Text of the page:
3. Using just enough flour to keep dough from sticking to work surface or to your fingers, gently and quickly shape dough into a ball. Generously coat a cotton towel (not terry cloth) with flour, wheat bran or cornmeal; put dough seam side down on towel and dust with more flour, bran or cornmeal. Cover with another cotton towel and let rise for about 2 hours. When it is ready, dough will be more than double in size and will not readily spring back when poked with a finger.

4. At least a half-hour before dough is ready, heat oven to 450 degrees. Put a 6- to 8-quart heavy covered pot (cast iron, enamel, Pyrex or ceramic) in oven as it heats. When dough is ready, carefully remove pot from oven. Slide your hand under towel and turn dough over into pot, seam side up; it may look like a mess, but that is O.K. Shake pan once or twice if dough is unevenly distributed; it will straighten out as it bakes. Cover with lid and bake 30 minutes, then remove lid and bake another 15 to 30 minutes, until loaf is beautifully browned. Cool on a rack.

Yield: One 1½-pound loaf.

Sunday, November 12, 2006


Last night watched Falling Down for the first time, then drugged myself as much as I dared and slept wonderfully. I worked from bed this morning before tackling the sewage pump once more, then worked some more, a little sewing, a little writing, and so the day goes.

I am making bread to the minimalist recipe from the New York Times, that should be satisfying even though I can't eat it. I am getting fed up with my dietary restriction, I can feel a grumble at the back of my throat even though I do feel healthy on it, apart from one episode of hypoglycemic shock which at least proves it's working.

I enjoyed Mary Wesley's mix of conceit and self-loathing but she is not a great writer, and the editor should have been ashamed - windows which were nailed shut on one page were flung wide a few pages later (and show me the London terrace which has casements!) And more. It was mainly interesting for her dated take on aging (her heroine has given up at fifty) and her unflinching focus on it.

She also paints a London in which country ladies up for a few days unhesitatingly head for the Ritz, the Dorchester, the Connaught, even though they have no means of support visible or invisible, and dress from jumble sales and hand-me-downs. I think that era has passed.

She is saved by her unapologetic nastiness, no martyr's crown for her. I'm glad her books are short though, because time spent in her characters' company is abrasive. That one is going straight back to the Salvation Army.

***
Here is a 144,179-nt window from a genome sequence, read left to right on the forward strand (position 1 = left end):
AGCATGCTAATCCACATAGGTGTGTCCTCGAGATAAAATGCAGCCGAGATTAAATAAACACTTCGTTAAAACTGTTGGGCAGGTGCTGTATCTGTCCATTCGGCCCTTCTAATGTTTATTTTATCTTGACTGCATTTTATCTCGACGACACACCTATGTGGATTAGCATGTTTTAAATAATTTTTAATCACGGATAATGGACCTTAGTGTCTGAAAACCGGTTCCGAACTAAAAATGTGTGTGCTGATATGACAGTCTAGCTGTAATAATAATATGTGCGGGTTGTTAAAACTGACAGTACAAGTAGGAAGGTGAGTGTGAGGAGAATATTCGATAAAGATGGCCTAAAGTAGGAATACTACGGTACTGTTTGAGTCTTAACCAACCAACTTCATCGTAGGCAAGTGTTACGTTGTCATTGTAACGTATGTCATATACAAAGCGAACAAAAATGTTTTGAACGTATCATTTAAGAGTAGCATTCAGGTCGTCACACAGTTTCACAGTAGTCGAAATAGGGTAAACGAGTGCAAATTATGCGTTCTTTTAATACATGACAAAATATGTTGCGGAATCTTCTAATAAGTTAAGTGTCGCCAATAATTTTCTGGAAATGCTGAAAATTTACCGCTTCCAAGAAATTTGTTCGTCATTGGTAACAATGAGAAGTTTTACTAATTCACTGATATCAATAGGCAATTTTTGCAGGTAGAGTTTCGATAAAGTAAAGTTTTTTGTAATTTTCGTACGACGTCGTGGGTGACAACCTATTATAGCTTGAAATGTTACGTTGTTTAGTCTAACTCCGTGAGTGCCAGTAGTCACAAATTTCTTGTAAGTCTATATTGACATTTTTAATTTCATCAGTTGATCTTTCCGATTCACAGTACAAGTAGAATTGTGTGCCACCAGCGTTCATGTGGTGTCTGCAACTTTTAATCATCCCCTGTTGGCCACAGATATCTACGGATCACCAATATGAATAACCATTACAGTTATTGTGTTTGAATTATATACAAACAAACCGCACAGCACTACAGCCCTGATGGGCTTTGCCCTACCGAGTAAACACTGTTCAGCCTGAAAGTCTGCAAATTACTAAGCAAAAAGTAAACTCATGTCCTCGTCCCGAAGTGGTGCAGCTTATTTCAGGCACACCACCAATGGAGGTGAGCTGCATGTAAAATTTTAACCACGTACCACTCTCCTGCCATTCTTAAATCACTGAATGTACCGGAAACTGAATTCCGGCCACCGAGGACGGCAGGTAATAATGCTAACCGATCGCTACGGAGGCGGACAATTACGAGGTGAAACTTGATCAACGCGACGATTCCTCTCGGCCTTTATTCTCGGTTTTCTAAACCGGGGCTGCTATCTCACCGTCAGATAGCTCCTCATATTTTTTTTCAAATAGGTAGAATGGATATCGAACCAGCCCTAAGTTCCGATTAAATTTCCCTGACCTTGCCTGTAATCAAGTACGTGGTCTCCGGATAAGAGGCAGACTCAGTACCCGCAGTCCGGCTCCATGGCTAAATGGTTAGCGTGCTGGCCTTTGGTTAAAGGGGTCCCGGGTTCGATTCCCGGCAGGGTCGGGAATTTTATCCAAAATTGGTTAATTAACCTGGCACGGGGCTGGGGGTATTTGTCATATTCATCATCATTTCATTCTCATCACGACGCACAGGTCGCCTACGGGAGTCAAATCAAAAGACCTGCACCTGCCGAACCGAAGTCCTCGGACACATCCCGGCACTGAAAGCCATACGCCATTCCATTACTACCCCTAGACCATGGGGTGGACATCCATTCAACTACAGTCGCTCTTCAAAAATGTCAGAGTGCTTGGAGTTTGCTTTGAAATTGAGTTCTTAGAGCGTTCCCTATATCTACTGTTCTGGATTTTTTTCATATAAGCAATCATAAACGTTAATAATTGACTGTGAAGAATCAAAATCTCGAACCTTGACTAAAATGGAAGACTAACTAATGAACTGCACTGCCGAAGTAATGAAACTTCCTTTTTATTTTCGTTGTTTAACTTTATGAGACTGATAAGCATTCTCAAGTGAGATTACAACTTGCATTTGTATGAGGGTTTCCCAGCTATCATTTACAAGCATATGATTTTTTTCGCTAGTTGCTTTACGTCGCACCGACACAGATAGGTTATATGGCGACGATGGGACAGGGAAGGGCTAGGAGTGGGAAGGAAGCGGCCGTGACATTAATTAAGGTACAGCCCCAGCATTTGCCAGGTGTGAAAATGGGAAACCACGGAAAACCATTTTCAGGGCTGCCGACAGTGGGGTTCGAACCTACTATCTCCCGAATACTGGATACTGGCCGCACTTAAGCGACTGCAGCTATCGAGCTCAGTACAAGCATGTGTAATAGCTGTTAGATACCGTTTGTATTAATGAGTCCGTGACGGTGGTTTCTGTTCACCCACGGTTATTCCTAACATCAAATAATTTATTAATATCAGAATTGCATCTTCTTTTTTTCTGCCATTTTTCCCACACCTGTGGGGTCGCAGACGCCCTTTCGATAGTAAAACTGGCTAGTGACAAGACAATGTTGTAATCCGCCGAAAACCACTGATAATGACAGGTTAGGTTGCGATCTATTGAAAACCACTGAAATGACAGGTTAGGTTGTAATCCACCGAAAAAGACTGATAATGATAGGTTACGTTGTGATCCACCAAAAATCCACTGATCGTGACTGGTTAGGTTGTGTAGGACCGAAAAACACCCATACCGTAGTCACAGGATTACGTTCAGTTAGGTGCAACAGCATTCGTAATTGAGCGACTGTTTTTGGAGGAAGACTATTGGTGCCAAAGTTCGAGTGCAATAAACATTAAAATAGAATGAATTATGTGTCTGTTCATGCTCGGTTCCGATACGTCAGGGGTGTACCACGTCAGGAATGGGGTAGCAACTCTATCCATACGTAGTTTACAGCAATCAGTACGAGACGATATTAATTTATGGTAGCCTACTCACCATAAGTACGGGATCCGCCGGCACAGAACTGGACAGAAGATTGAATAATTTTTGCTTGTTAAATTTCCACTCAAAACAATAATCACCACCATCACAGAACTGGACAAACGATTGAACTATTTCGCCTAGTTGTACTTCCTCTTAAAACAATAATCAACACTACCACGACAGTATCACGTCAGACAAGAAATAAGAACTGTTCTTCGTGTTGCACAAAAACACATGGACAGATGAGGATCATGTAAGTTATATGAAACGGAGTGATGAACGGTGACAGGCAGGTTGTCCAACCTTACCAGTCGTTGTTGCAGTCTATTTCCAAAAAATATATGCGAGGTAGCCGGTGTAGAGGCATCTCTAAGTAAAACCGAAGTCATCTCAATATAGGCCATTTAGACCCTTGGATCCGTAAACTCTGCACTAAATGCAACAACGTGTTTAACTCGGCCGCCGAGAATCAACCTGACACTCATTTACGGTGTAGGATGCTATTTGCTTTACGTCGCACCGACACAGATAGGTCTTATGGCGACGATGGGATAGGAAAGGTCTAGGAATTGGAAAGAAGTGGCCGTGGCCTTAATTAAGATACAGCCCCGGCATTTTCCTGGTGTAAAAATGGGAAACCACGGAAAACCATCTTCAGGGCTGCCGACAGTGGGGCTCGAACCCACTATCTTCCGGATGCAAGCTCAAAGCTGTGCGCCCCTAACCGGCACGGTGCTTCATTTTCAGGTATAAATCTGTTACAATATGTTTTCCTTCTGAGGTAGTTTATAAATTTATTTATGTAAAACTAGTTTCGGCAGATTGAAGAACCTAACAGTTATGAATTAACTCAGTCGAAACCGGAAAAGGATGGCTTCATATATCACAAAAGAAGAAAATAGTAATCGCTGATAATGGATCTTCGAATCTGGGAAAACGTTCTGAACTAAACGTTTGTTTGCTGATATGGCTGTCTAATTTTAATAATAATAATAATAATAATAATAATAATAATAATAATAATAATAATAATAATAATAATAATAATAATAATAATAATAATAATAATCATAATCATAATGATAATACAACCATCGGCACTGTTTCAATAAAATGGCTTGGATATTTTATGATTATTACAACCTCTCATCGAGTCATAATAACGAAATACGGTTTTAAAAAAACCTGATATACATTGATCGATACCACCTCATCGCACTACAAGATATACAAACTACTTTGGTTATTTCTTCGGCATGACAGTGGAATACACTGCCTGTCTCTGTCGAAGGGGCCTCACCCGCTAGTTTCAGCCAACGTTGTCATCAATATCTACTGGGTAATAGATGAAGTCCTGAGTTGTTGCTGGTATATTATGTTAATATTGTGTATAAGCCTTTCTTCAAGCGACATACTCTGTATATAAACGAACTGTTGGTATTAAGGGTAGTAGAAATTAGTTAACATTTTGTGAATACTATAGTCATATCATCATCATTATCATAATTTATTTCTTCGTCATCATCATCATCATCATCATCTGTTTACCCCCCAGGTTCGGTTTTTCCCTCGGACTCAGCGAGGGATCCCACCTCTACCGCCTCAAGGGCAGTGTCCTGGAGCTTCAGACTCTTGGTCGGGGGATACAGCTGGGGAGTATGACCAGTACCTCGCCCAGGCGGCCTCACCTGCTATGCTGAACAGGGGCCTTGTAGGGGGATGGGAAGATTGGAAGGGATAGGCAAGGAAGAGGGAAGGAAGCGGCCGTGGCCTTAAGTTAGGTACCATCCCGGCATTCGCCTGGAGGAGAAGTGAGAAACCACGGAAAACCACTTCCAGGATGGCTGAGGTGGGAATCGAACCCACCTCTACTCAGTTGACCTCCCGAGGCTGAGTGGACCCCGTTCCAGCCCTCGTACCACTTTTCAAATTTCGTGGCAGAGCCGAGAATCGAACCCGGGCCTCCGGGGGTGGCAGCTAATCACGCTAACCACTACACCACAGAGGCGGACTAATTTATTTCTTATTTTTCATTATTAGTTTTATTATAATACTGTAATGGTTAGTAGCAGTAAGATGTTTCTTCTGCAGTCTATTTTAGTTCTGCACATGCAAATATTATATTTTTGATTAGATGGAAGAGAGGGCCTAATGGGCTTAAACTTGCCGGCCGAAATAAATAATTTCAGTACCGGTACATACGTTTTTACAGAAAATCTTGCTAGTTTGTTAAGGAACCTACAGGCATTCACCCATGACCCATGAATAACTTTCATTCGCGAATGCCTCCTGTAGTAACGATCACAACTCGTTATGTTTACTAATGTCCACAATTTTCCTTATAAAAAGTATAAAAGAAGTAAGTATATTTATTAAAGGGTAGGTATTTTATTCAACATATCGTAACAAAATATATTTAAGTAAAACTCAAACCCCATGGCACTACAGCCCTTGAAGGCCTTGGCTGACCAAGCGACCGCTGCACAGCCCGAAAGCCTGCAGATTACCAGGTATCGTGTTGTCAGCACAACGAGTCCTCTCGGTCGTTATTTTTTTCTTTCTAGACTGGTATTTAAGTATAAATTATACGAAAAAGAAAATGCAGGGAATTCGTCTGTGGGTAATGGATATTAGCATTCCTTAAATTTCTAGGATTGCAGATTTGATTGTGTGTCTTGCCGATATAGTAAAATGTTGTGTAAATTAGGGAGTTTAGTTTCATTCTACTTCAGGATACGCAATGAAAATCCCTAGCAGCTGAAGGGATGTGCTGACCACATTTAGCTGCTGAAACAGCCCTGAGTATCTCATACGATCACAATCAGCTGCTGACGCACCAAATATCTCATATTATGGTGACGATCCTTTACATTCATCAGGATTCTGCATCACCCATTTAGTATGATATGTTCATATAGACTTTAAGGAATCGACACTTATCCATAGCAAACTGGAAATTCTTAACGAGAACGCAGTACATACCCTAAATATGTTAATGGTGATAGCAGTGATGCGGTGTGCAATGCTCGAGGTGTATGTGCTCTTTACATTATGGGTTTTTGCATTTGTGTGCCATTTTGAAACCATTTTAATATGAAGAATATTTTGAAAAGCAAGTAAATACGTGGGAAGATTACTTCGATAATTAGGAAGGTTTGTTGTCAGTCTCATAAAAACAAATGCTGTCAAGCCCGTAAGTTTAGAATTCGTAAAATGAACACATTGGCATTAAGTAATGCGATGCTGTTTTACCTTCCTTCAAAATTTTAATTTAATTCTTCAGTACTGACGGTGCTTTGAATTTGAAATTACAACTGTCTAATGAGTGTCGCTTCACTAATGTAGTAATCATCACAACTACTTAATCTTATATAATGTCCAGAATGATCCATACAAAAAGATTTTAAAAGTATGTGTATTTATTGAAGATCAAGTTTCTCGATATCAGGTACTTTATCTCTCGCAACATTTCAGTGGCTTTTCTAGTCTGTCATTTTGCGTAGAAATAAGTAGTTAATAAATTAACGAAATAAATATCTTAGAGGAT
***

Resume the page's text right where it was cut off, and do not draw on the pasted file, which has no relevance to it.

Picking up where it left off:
Saturday, November 11, 2006


Well, I have finished the bedskirt apart from the violet gussets, the silk for that has vanished, and I have made the two silk velvet banners after several false starts. Can there be a more contrary fabric to work with? Then when I finished one I found a tiny nick from my scissors in it, so had to start all over again. Caroline can use it as a scarf, the colours are wonderful.

As you can probably tell I feel very dreary, don't like my red hair as it reminds me too closely of the dreaded Miss Kelly. She wore swishy chiffon dresses with cross-over bodices and peep-toe pumps - to off-set the moustache I suppose. I fear the same mechanism in myself - dyed red hair wildly signaling insecurity and insignificance.

It was very pleasant sitting round the fire last night yarning. Interesting political things are happening at Felix's college so he was filling us in, and Cissy has changed the subject for her paper and is all enthused. Stefan is so drained by the effort of working in tandem with the opinionated and ignorant that he sloped off early, and I tackled Mary Wesley in the spirit of open-mindedness. Her nastiness suits me this time round. Thinking: when does sweetness become anodyne. Do we need our faults, and those around us. Does it matter. Is practically all effort misguided.

Wednesday, November 08, 2006

A Little Bitty Tear Let Me Down

After an, um, difficult start to the day, I tried unplugging my iPod from its charger (the sign said "WARNING! Do Not Disconnect!"). I wanted to master it, since I carried it with me on my two most recent trips and by the time I switched it on (airport, way home) it was flat. I am brave enough to start again, but no matter what I try it only plays Burl Ives! Much as I like Burl Ives, and I do, I want more.

Somewhere in this little pink slab is Eva Cassidy, Diana Krall, Jessye Norman... Oh Mister In-Between! Lavender Blue Dilly-Dilly!